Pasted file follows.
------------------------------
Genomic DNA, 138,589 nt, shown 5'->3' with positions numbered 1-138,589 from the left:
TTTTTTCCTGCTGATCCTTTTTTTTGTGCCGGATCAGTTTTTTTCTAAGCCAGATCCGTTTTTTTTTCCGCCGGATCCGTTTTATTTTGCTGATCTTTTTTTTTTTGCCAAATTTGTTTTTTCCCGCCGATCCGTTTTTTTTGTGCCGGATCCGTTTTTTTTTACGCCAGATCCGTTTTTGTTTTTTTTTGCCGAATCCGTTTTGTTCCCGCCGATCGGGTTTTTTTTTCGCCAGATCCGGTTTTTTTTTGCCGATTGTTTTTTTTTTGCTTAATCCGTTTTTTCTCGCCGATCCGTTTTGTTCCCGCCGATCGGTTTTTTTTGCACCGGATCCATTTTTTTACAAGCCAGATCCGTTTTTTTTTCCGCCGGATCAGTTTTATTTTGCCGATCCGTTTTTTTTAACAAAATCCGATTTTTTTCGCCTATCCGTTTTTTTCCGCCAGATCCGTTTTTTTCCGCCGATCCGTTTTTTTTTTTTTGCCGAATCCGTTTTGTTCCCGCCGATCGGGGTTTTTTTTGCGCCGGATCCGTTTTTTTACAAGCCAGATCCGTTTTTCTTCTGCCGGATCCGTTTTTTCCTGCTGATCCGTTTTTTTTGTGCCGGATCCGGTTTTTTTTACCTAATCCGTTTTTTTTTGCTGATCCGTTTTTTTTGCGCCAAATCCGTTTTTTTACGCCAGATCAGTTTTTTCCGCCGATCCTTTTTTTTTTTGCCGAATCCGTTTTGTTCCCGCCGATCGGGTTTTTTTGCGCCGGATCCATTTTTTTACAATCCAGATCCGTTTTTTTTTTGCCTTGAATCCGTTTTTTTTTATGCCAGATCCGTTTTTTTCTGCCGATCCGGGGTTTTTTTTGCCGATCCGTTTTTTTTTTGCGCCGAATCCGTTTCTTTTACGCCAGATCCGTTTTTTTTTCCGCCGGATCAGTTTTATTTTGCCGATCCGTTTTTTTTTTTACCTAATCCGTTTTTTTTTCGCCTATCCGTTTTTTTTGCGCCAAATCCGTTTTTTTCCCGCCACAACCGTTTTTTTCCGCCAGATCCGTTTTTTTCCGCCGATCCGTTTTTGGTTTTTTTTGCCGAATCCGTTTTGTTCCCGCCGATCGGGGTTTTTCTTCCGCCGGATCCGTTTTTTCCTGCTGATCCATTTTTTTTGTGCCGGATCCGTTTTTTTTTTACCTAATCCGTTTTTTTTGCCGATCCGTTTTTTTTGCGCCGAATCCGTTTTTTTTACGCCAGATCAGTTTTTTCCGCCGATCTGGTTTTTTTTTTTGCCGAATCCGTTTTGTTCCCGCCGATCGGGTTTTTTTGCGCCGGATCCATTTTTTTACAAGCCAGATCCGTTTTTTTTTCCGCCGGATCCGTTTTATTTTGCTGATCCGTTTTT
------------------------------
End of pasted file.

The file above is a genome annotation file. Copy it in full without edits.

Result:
Genomic DNA, 138,589 nt, shown 5'->3' with positions numbered 1-138,589 from the left:
TTTTTTCCTGCTGATCCTTTTTTTTGTGCCGGATCAGTTTTTTTCTAAGCCAGATCCGTTTTTTTTTCCGCCGGATCCGTTTTATTTTGCTGATCTTTTTTTTTTTGCCAAATTTGTTTTTTCCCGCCGATCCGTTTTTTTTGTGCCGGATCCGTTTTTTTTTACGCCAGATCCGTTTTTGTTTTTTTTTGCCGAATCCGTTTTGTTCCCGCCGATCGGGTTTTTTTTTCGCCAGATCCGGTTTTTTTTTGCCGATTGTTTTTTTTTTGCTTAATCCGTTTTTTCTCGCCGATCCGTTTTGTTCCCGCCGATCGGTTTTTTTTGCACCGGATCCATTTTTTTACAAGCCAGATCCGTTTTTTTTTCCGCCGGATCAGTTTTATTTTGCCGATCCGTTTTTTTTAACAAAATCCGATTTTTTTCGCCTATCCGTTTTTTTCCGCCAGATCCGTTTTTTTCCGCCGATCCGTTTTTTTTTTTTTGCCGAATCCGTTTTGTTCCCGCCGATCGGGGTTTTTTTTGCGCCGGATCCGTTTTTTTACAAGCCAGATCCGTTTTTCTTCTGCCGGATCCGTTTTTTCCTGCTGATCCGTTTTTTTTGTGCCGGATCCGGTTTTTTTTACCTAATCCGTTTTTTTTTGCTGATCCGTTTTTTTTGCGCCAAATCCGTTTTTTTACGCCAGATCAGTTTTTTCCGCCGATCCTTTTTTTTTTTGCCGAATCCGTTTTGTTCCCGCCGATCGGGTTTTTTTGCGCCGGATCCATTTTTTTACAATCCAGATCCGTTTTTTTTTTGCCTTGAATCCGTTTTTTTTTATGCCAGATCCGTTTTTTTCTGCCGATCCGGGGTTTTTTTTGCCGATCCGTTTTTTTTTTGCGCCGAATCCGTTTCTTTTACGCCAGATCCGTTTTTTTTTCCGCCGGATCAGTTTTATTTTGCCGATCCGTTTTTTTTTTTACCTAATCCGTTTTTTTTTCGCCTATCCGTTTTTTTTGCGCCAAATCCGTTTTTTTCCCGCCACAACCGTTTTTTTCCGCCAGATCCGTTTTTTTCCGCCGATCCGTTTTTGGTTTTTTTTGCCGAATCCGTTTTGTTCCCGCCGATCGGGGTTTTTCTTCCGCCGGATCCGTTTTTTCCTGCTGATCCATTTTTTTTGTGCCGGATCCGTTTTTTTTTTACCTAATCCGTTTTTTTTGCCGATCCGTTTTTTTTGCGCCGAATCCGTTTTTTTTACGCCAGATCAGTTTTTTCCGCCGATCTGGTTTTTTTTTTTGCCGAATCCGTTTTGTTCCCGCCGATCGGGTTTTTTTGCGCCGGATCCATTTTTTTACAAGCCAGATCCGTTTTTTTTTCCGCCGGATCCGTTTTATTTTGCTGATCCGTTTTT